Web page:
“Unfortunately, the clock is ticking, the hours are going by. The past increases, the future recedes. Possibilities decreasing, regrets mounting.”
― Haruki Murakami, Dance Dance Dance
“But I pushed and pulled in vain, the wheels would not turn. It was as though the brakes were jammed, and heaven knows they were not, for my bicycle had no brakes. And suddenly overcome by a great weariness, in spite of the dying day when I always felt most alive, I threw the bicycle back in the bush and lay down on the ground, on the grass, careless of the dew, I never feared the dew.”
― Samuel Beckett, Molloy
“It is by riding a bicycle that you learn the contours of a country best, since you have to sweat up the hills and coast down them. Thus you remember them as they actually are, while in a motor car only a high hill impresses you, and you have no such accurate remembrance of country you have driven through as you gain by riding a bicycle.”
“What I want to know is, in the Middle Ages, did they do anything for Housemaid’s Knee? What did they put in their hot baths after jousting?”
― H.G. Wells, Tono-Bungay
Fun activities on the 2014 Bike Friendly Oak Cliff Tweed Ride.
“The Greek word for “return” is nostos. Algos means “suffering.” So nostalgia is the suffering caused by an unappeased yearning to return.”
― Milan Kundera, Ignorance
After riding around in the increasingly inclement weather Saturday at the Cedars Open Studio Tour and Ride I was sore in the morning. Riding in the rain always wears me out… I’m not sure why. On Sunday was another bike ride – one I have been looking forward to. It was time for the 2014 Dallas Tweed Ride. The idea is to dress up in nostalgic dress – as best as possible and go out on vintage bicycles – if you have one.
I was one of the brave few that rode in the Tweed Ride last year. It was bitter cold – though still a lot of fun. I have a tweedy beret and a Goodwill jacket that I can wear with slacks and a tie – not historically accurate or as good looking as most others, but at least I can put forth a little effort dressing up. I put together my clothing and thought about my bike. I do have a semi-vintage road bike, but Nick has taken it over and installed clipless pedals so I can’t use it. I decided to take my folder – not vintage at all, but at least it’s efficient.
Thinking about the route I decided to drive down and park in the familiar lot on the west side of the Continental Bridge Park. I knew the ride would start downtown and end at the Turner House in Oak Cliff. I picked that spot because I new the ride back to my car would be mostly downhill.
I rode across the bridge park and through downtown to Dealy Plaza, where everyone was gathering for the ride. The weather was beautiful – it seemed almost impossible after the cold rain which had been falling the night before. If anything, it was a little warm… at least in the sun and out of the wind. I’m not good at counting numbers in a group like this, but I would guess about a hundred. That’s a pretty good group of people wearing odd costumes and wheeling around on outdated means of transport.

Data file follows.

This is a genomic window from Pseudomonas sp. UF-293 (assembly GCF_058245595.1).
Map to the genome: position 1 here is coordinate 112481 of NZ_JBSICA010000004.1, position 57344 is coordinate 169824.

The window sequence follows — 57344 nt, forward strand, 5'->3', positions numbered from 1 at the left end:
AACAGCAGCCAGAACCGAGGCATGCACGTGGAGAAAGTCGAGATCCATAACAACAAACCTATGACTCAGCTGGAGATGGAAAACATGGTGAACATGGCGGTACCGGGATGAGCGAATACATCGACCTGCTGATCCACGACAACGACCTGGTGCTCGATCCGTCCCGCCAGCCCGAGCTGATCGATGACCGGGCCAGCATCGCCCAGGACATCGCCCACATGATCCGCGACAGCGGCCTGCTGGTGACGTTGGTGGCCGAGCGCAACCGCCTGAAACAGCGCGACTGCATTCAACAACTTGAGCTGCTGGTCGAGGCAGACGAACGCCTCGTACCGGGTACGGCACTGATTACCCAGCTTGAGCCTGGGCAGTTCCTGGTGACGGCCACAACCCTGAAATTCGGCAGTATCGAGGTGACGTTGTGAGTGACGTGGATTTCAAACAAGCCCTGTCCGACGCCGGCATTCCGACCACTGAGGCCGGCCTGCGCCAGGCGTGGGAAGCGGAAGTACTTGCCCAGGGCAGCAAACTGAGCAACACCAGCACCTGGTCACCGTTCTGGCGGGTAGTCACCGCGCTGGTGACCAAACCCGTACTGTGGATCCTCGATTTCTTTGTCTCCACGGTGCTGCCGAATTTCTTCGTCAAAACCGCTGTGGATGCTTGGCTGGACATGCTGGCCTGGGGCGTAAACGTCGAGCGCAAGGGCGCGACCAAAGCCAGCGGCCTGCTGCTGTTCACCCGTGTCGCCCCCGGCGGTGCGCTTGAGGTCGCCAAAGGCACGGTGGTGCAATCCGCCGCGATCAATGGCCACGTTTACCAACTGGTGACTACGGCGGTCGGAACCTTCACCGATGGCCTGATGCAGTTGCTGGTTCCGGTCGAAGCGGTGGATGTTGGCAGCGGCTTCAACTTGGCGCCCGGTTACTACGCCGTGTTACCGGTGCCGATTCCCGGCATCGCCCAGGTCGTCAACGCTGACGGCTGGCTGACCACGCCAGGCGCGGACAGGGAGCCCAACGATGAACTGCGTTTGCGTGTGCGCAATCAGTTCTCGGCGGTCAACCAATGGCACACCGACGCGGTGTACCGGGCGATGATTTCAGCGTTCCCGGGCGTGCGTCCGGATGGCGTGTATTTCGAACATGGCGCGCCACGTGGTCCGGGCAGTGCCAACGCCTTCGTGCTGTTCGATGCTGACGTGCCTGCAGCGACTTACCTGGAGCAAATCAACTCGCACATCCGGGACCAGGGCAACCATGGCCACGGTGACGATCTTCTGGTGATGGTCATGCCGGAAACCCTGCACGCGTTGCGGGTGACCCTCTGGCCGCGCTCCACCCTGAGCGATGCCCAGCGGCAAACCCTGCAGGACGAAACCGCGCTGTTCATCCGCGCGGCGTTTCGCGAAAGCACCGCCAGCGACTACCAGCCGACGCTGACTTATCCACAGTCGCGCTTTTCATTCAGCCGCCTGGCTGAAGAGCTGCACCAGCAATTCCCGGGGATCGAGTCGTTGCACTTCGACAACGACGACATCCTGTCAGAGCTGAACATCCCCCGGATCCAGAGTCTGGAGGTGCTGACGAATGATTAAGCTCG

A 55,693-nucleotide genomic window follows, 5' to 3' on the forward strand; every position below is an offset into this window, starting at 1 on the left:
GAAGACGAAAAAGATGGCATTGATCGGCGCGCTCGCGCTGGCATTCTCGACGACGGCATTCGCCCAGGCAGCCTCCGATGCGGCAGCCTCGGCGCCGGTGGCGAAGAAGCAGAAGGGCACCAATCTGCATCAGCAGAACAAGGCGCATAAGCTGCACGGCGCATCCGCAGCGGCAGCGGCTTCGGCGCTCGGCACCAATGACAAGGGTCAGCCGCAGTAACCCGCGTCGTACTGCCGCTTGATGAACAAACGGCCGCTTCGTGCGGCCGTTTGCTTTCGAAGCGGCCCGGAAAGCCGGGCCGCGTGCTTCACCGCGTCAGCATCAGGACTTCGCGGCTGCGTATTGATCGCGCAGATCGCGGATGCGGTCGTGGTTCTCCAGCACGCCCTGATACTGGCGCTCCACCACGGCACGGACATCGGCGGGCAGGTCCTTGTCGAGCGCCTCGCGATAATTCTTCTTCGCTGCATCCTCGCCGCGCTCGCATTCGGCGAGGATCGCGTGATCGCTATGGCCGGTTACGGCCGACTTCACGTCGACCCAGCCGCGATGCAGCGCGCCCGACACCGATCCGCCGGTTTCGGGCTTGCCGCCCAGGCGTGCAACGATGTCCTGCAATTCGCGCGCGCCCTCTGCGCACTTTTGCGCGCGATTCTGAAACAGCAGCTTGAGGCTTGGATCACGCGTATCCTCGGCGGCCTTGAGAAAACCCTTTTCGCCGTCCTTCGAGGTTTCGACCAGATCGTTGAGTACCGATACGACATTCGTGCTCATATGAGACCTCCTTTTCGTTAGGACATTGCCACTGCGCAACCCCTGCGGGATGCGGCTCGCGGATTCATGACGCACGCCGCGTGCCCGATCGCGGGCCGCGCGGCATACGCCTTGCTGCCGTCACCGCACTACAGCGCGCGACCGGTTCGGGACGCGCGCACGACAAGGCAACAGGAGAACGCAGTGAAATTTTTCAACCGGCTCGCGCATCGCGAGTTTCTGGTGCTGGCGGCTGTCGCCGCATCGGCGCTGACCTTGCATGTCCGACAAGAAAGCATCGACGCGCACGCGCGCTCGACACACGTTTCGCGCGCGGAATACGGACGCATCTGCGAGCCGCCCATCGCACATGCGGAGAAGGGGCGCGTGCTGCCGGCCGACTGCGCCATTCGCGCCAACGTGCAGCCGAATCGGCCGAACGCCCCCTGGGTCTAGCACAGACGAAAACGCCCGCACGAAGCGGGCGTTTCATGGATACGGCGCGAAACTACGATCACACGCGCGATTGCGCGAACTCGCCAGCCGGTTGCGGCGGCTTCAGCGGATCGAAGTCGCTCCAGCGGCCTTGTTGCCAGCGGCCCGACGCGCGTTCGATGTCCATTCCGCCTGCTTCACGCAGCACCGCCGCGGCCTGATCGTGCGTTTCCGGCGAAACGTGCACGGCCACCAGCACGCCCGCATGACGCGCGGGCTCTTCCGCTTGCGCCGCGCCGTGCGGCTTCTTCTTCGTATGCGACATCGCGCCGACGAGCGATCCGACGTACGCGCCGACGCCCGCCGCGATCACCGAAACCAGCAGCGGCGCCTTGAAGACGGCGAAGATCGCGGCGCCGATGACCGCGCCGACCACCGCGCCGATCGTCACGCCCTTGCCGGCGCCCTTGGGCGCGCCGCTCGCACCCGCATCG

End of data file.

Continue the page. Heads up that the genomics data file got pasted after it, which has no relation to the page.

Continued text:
I knew a lot of folks from other bike rides – although some were surprisingly hard to recognize. We gathered up and rode up Main Street through downtown, then turned south and rode to Dallas Heritage Village. I remembered riding there once before for a Jazz Age Sunday Social. We stopped for some photos around the gazebo.
We rode back through downtown and then across the Trinity River on the Houston Viaduct. Then came the long uphill ride from the river to Bishop Arts and on up 8th Street to the Turner House. I’m afraid that this stretch pretty much wore me out and I was happy and exhausted to reach our destination.
There was a lot of fun – food, beer, (and water), games and great people. I brought my camera, of course, and will put up a few photos – though I didn’t take as many as I intended. I wanted to hang out without the stress of shooting too many pictures. There were a lot of other folks, better than me, taking pictures – you can see some on the Facebook Page and also, the Dallas Observer Photographer was there and put up a page of shots – plus the Dallas Morning News Photographer.
Once the sun began to set everyone started to take off home and I rode by myself – as I had planned, coasting down Edgefield to West Dallas and then Commerce Street into the river bottoms and back to my car. I had a fun time, though I was inexplicably bothered by how hard it was for me to make it up that long uphill. I also wished I had a vintage bike to ride and better clothes. I guess that’s to be expected this time of year – and fodder for upcoming resolutions.
One of the riders on the Stop and Photograph the Roses bike ride met up with us about halfway through. He was delayed because he was picking up a “new” bicycle.
It was a 1936 Monark Silverking and it was way cool. Made of cast aluminum and swaged tubing it was a long way ahead of its time. I didn’t know that there were pre WWII aluminum bicycles.